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Association for Voluntary Sterilization - Consultant Team. Trip report: the People's Republic of China, Beijing, Chongqing, Wuhan, Guangzhou, June 19-30, 1985.
[Unpublished] 1985. 41,  p.The Association for Voluntary Sterilization consultant team visited Beijing, Chongqing, Wuhan and Guangzhou, China in June 1985, to review innovative nonsurgical methods of male and female sterilization. There are 2 variations on vasectomy, performed with special clamps that obviate a surgical incision. The 1st is a circular clamp for grasping the vas through the skin, and the 2nd is a small, curved, sharp hemostat for puncturing the skin and the vas sheath, used for ligation. Vas occlusion with 0.02 ml of a solution of phenol and cyanoacrylate has been performed on 500,000 men since 1972. The procedure is done under local anesthesia, and is controlled by injecting red and blue dye on contralateral sides. If urine is not brown, vasectomy by ligature is performed. The wound is closed with gauze only. Semen analysis is not done, but patients are advised to use contraception for the 1st 10 ejaculations. Pregnancy rates after vasectomy by percutaneous injection were reported as 0 in 5 groups of several hundred men each, 11.4% in 1 group and 2.4% in another group. The total complication rate after vasectomy by clamping was 1.8% in 121,000 men. 422 medical school graduates with surgical training have been certified in this vasectomy method. Chinese men are pleased with this method because it avoids surgery by knife, and asepsis, anesthesia and counseling are excellent. Female sterilization by blind transcervical delivery of a phenol-quinacrine mixture has been done on 200,000 women since 1970 by research teams in Guangzhou and Shanghai. A metal cannula is inserted into the tubal opening, tested for position by an injection of saline, and 0.1-0.12 ml of sclerosing solution is instilled. Correct placement is verified by x-ray, an IUD is inserted, and after 3 months a repeat hysteroscopy is done to test uterine pressure. Pregnancy rates have been 1-2.5%, generally in the 1st 2 years. Although this technique is tedious, requiring great skill and patient cooperation, it can be mastered by paramedicals. The WHO is assisting the Chinese on setting up large studies on safety and effectiveness, as well as toxicology studies needed, to export the methods to other countries.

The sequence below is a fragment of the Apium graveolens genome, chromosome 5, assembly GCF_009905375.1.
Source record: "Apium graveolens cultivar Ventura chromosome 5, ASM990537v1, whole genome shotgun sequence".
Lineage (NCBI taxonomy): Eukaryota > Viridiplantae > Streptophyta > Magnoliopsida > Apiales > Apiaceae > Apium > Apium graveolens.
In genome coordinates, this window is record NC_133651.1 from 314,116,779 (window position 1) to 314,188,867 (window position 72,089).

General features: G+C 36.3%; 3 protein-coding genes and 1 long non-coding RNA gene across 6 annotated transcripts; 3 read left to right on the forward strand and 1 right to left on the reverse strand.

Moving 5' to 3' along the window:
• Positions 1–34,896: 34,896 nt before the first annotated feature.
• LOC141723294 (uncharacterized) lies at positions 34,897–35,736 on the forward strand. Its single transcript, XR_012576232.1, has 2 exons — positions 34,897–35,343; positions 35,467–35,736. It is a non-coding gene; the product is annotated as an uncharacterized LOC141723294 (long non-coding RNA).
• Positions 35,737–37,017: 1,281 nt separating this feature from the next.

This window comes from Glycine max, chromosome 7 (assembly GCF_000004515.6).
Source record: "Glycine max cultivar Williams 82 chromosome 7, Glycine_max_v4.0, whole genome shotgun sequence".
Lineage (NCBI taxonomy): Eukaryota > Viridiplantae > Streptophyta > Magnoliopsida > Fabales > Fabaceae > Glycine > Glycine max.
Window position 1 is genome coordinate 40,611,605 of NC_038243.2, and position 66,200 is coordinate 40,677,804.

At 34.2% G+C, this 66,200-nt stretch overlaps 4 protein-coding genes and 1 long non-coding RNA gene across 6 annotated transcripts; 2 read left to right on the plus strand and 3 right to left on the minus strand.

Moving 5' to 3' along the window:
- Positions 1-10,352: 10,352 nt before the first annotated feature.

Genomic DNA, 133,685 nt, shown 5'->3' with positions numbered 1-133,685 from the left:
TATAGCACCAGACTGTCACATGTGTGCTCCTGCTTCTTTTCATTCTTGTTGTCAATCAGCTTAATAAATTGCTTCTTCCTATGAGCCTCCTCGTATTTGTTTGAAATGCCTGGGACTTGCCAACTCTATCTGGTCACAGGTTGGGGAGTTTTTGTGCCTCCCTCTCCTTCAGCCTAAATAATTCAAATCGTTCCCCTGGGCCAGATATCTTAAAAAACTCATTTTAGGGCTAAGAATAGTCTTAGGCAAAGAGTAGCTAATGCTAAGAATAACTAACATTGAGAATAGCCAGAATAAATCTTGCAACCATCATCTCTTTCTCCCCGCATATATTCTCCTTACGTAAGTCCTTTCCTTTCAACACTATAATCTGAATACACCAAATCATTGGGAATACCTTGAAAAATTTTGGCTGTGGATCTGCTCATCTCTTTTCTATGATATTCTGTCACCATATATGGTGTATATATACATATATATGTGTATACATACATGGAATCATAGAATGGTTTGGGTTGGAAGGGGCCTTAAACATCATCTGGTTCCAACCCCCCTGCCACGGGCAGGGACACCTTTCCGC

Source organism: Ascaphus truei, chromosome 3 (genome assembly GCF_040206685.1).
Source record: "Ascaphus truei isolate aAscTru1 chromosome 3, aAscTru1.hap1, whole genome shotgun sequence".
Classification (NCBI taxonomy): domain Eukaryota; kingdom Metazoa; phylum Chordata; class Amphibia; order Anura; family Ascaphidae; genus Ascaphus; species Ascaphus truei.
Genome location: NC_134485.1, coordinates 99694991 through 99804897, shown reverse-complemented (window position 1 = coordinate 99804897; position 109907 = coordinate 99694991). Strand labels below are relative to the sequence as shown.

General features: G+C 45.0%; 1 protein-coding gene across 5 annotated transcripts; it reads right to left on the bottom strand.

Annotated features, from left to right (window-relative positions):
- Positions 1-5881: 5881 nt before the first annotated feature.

Asian and Pacific Population Programme News. 1977; 6(4):39.At a recent meeting of the IPPF Central Medical Committee (CMC) progress made in developing a male contraceptive was reviewed. The CMC had been given expert advice, and the latest publications on the subject had been put before it. In the light of that up-to-date knowledge, the following statement was issued about the present status of male contraception: "During the last few years several clinical trials have been carried out in order to evaluate the contraceptive effectiveness of some steroidal agents in men. Antiandrogens, androgens, progestins and oestrogens have been tried. Most compounds tested have been found to be able to depress spermatogenesis, but in some cases the occurrence of undesirable side effects has curtailed their potential use as contraceptives. The most promising trials were carried out with combination treatments of an androgen with a progestin. These treatments are effective and relatively well tolerated in short-term use, but acceptability and safety for long-term use have still not been proven. As most male contraceptives areabeing used only on an experimental basis, the CMC cannot recommend their use by family planning associations at present, but sees the development of a safe male contraceptive as highly desirable." The subject will be kept under review at further mettings of the CMC.(FULL-TEXT)